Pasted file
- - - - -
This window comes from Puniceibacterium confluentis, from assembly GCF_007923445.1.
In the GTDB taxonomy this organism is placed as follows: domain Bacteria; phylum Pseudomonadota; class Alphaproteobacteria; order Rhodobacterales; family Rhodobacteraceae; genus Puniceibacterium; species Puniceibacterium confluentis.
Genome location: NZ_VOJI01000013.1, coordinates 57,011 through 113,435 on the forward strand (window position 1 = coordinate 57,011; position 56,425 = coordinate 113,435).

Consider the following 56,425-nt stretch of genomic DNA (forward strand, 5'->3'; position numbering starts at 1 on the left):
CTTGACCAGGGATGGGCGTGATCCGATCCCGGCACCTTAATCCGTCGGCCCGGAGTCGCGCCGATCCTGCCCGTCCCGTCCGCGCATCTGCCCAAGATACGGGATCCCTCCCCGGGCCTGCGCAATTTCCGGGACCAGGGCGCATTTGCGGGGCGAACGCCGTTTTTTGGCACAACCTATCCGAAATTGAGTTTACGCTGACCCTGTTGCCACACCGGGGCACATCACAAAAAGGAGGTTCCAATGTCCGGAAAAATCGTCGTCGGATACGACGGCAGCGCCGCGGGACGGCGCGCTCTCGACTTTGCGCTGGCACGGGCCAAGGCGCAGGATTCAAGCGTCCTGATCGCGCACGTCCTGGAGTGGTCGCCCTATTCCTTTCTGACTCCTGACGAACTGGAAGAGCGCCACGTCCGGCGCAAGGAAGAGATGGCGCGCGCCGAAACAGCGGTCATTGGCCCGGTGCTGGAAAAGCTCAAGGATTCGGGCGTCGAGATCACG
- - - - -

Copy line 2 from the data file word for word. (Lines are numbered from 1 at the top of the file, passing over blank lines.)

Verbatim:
In the GTDB taxonomy this organism is placed as follows: domain Bacteria; phylum Pseudomonadota; class Alphaproteobacteria; order Rhodobacterales; family Rhodobacteraceae; genus Puniceibacterium; species Puniceibacterium confluentis.